Meet the SHEROES - Kim Arora

Published on 8 Jan 2015 . 3 min read

She’s smart, she’s talented and she works as a Senior Correspondent for one o f India’s premier newspapers – the Times of India. She chanced upon this career but then again, that because she just kept doing what she liked. It has often been said though, make your hobby your work!

Let’s listen to what Kim Arora, has to say today!

What line of work are you in? What inspired you to enter this field?

I’m a journalist and became one quite by chance. It wasn’t so much a matter of getting inspired and making a conscious decision to enter journalism. It was more about continuing to do what I liked and finally ending up in a profession that felt like a good fit. Even once in the profession, finding a specialisation was a matter of chance discovery after a fair bit of hit and trial.

As a senior in this field today, what lessons have made you reach this stage?

Perseverance, attention to detail, and rewriting (a LOT of rewriting) help better your work. The earlier one learns that, the better. Constant feedback, I’ve learnt, is crucial. Of course, today, you get a story-by-story feedback not just from your editor before it goes out, but also from readers — either over email or on social networks -- once it is published. Some of that feedback can be useful for the long-term as well.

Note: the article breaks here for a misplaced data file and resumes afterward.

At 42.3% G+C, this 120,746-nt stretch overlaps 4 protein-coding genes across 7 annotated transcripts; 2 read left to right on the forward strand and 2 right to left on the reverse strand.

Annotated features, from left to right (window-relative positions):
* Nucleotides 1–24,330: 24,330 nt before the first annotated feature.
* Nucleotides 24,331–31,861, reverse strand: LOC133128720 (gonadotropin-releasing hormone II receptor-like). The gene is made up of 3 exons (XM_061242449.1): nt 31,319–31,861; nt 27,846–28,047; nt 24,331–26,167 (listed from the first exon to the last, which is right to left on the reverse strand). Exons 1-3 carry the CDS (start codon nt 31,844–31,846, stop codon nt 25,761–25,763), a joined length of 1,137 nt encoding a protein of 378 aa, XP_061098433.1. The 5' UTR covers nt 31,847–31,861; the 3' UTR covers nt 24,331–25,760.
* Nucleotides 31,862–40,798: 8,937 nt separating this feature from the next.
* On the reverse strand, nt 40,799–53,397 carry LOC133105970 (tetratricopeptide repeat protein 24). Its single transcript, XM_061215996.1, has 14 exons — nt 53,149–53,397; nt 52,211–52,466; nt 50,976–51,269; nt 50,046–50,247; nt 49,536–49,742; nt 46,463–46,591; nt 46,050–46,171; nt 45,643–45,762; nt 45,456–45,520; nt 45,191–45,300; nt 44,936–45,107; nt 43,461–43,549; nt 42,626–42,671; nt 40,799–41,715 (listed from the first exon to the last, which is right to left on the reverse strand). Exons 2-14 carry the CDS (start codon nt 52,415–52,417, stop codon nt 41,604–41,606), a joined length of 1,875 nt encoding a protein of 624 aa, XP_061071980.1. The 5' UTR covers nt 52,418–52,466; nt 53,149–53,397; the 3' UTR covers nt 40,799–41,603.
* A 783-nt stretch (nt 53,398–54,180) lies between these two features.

What would you say to motivate other young women journalists?

Do not listen to anyone who says you won’t be able to do it. 

What does it take to balance work and life being a senior correspondent?

I’d much rather call it work-play balance. “Work-life balance” seems to suggest that work is somehow either exclusive of or opposed to life. Also, this question is typically asked more of women than of men, with the insinuation that the “life” part of the roster, often a reference to gendered family responsibilities, needs dumping of work.

For journalists, work-play balance can be difficult to achieve in a disciplined, ordered fashion, given the unstructured nature of our work timings. Some that I know have managed to take up a sport or enrol in classes to learn a new skill — I do hope to learn how to manage my time better to achieve something like that.

Spending time with friends and family is something one would want to give their complete attention to. I am guilty of having emailed at the dinner table a few times — it’s not a nice feeling. I suppose if people around you are the understanding sort (and if you’re good at explaining your predicament), they’ll be generous enough to let you hang around still. When you look up from your phone, they’re going to be there.

kim arora sheroes
Paroma Sen
Paroma Sen is a professional content and creative writer.

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